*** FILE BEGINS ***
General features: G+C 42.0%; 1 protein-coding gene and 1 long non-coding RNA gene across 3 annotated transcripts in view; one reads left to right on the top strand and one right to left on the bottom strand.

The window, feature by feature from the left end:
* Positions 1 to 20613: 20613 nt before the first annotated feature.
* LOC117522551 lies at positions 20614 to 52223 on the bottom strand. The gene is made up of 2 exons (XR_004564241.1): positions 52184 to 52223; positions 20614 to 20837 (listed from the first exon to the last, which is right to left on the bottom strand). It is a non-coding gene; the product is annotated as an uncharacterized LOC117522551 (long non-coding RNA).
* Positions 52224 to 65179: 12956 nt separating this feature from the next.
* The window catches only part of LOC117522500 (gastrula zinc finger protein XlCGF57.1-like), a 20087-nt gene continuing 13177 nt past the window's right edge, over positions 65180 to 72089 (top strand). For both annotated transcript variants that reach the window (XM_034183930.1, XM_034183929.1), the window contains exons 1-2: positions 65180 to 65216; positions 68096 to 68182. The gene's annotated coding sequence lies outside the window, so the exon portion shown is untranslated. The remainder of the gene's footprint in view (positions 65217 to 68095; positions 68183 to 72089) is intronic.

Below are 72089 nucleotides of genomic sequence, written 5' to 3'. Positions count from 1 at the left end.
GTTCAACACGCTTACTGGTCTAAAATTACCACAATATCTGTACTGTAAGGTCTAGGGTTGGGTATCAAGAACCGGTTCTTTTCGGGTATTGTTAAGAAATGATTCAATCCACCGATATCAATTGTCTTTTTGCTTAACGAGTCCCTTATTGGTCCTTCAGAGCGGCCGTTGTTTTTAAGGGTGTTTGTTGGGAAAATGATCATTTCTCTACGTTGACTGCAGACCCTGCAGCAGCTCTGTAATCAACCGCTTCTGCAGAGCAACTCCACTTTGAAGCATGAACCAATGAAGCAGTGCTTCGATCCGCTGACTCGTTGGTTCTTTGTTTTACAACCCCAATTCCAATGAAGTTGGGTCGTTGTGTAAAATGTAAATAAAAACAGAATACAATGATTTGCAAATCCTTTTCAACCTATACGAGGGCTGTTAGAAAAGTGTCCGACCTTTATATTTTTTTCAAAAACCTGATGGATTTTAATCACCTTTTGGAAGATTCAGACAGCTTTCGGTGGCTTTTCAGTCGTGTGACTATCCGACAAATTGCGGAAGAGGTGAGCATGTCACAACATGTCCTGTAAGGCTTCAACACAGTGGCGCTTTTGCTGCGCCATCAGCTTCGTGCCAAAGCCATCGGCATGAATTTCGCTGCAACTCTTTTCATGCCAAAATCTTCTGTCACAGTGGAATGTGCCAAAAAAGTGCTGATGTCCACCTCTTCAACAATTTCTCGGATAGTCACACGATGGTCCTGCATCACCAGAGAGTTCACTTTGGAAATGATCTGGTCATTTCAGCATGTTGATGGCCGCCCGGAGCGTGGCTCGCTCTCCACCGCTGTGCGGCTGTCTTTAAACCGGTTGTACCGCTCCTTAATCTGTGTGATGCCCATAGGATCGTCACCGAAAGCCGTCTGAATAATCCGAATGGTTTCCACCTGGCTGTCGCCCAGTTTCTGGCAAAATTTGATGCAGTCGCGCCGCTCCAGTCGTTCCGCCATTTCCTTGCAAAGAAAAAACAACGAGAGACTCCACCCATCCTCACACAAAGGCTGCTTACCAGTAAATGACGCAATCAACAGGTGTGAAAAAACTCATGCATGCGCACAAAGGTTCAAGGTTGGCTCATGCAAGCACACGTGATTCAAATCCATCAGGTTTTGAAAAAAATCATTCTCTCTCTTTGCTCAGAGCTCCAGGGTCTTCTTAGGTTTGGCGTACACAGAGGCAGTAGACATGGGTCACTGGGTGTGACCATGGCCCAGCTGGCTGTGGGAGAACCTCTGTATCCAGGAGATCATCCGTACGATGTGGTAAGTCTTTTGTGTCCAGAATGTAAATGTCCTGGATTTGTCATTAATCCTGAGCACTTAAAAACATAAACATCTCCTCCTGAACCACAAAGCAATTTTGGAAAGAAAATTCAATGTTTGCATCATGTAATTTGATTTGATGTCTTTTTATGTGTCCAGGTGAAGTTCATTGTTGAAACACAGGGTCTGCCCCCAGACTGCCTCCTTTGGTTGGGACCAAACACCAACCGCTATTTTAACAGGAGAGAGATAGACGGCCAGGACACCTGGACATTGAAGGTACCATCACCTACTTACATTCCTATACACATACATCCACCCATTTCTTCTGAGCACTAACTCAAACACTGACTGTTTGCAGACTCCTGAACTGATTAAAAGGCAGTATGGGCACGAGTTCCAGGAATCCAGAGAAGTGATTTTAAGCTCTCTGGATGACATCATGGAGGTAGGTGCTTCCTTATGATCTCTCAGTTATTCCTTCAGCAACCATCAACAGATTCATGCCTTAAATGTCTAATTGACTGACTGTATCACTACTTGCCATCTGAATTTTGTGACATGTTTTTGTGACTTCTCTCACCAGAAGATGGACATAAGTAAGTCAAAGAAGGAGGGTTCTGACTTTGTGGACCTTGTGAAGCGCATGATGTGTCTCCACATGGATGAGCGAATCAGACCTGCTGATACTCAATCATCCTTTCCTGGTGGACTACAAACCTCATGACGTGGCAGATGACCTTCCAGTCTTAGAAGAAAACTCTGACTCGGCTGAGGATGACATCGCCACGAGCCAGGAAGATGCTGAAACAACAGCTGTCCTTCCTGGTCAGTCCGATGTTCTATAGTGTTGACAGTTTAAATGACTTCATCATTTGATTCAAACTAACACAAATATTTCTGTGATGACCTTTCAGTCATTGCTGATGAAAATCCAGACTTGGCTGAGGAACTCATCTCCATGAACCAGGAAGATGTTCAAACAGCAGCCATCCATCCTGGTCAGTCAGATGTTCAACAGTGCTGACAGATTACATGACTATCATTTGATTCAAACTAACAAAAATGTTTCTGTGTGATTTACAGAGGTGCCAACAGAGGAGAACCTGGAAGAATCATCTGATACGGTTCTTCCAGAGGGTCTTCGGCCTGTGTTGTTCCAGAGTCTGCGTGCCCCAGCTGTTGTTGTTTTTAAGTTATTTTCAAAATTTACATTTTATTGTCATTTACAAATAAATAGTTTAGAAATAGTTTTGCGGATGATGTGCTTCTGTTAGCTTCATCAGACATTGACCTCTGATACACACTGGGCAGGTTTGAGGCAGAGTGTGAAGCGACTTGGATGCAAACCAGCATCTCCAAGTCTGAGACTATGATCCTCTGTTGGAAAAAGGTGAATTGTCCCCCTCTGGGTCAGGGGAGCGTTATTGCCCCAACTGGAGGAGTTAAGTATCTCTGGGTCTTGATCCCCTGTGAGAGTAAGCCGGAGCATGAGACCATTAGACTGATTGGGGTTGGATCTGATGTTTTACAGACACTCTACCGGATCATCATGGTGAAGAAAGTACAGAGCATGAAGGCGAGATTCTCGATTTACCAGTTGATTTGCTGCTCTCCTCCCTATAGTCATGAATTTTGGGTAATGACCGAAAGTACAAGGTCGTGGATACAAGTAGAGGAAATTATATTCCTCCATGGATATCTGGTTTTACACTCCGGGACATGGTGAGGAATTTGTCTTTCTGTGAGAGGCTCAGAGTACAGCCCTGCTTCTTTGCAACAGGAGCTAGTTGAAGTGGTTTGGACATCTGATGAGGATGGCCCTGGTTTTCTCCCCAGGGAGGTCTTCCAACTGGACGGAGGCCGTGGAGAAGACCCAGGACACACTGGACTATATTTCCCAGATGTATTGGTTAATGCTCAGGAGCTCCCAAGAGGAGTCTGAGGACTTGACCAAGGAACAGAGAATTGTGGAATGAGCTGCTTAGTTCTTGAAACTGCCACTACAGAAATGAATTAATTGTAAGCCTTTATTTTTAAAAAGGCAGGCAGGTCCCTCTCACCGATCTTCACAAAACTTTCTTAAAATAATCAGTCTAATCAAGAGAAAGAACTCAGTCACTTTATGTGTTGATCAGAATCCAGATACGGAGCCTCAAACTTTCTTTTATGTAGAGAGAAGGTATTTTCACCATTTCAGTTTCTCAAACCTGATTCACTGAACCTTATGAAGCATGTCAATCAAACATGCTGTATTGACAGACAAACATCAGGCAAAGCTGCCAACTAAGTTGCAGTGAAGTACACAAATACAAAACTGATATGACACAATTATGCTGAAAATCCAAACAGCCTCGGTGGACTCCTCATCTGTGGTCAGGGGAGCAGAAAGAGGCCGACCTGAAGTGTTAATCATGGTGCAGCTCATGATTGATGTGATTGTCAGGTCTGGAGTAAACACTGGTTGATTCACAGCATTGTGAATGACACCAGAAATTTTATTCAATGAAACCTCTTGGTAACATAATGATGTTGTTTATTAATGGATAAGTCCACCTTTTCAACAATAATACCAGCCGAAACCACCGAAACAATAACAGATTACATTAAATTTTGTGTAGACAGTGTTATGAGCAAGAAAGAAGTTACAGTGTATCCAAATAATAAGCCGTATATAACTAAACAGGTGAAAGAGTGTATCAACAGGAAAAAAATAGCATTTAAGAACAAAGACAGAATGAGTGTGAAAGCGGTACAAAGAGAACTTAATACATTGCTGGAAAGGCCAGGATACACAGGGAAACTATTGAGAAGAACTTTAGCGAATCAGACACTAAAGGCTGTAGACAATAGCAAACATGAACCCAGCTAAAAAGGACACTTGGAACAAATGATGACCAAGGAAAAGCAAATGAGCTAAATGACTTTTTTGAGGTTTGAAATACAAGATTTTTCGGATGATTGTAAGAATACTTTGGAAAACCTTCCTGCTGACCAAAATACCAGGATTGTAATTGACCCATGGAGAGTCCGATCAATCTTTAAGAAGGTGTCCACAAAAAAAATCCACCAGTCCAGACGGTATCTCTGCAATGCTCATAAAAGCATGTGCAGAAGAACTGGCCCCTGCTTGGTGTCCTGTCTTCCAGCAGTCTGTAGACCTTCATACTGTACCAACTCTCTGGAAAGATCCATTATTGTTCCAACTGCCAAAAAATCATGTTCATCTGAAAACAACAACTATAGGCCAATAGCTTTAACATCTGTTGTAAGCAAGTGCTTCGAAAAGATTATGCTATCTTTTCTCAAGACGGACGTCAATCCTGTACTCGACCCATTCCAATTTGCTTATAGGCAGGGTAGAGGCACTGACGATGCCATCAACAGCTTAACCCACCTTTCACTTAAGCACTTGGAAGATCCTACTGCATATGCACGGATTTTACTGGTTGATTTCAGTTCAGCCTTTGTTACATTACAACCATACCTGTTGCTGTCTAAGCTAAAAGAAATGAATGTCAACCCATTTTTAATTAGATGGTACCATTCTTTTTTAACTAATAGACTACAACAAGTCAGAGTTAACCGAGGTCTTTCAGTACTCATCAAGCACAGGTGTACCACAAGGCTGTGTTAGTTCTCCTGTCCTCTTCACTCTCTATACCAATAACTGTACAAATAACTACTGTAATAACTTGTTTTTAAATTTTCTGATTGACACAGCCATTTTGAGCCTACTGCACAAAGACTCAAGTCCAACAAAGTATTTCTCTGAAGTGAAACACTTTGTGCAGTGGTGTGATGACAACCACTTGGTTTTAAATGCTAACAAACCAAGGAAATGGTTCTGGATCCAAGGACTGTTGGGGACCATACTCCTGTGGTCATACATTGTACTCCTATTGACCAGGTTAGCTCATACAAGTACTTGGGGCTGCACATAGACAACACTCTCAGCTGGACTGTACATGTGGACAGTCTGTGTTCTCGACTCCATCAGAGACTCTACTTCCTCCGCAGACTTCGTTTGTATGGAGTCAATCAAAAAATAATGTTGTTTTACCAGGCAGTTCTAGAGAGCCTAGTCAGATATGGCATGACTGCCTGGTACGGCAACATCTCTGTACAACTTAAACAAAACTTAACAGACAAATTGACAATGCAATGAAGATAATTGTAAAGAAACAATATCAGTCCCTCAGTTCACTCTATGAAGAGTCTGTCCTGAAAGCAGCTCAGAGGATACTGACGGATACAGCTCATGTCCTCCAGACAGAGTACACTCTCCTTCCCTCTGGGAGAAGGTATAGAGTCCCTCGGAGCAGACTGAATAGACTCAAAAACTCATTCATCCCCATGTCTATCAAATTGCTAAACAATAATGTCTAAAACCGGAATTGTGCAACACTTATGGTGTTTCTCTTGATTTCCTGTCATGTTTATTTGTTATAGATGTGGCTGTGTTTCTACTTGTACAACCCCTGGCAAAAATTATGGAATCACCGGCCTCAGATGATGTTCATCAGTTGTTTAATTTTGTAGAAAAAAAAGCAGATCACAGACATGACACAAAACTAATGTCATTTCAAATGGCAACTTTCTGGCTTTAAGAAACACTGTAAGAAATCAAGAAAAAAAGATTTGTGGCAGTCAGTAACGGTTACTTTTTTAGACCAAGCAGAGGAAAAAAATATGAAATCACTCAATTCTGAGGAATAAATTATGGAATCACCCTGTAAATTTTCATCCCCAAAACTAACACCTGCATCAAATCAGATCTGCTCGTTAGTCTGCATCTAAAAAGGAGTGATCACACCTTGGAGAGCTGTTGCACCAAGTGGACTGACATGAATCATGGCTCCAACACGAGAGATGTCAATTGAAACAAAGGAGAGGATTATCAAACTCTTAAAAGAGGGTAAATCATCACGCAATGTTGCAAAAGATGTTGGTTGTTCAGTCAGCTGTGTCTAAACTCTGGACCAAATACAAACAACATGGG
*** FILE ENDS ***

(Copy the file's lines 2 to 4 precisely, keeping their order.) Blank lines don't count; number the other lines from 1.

The window, feature by feature from the left end:
* Positions 1 to 20613: 20613 nt before the first annotated feature.
* LOC117522551 lies at positions 20614 to 52223 on the bottom strand. The gene is made up of 2 exons (XR_004564241.1): positions 52184 to 52223; positions 20614 to 20837 (listed from the first exon to the last, which is right to left on the bottom strand). It is a non-coding gene; the product is annotated as an uncharacterized LOC117522551 (long non-coding RNA).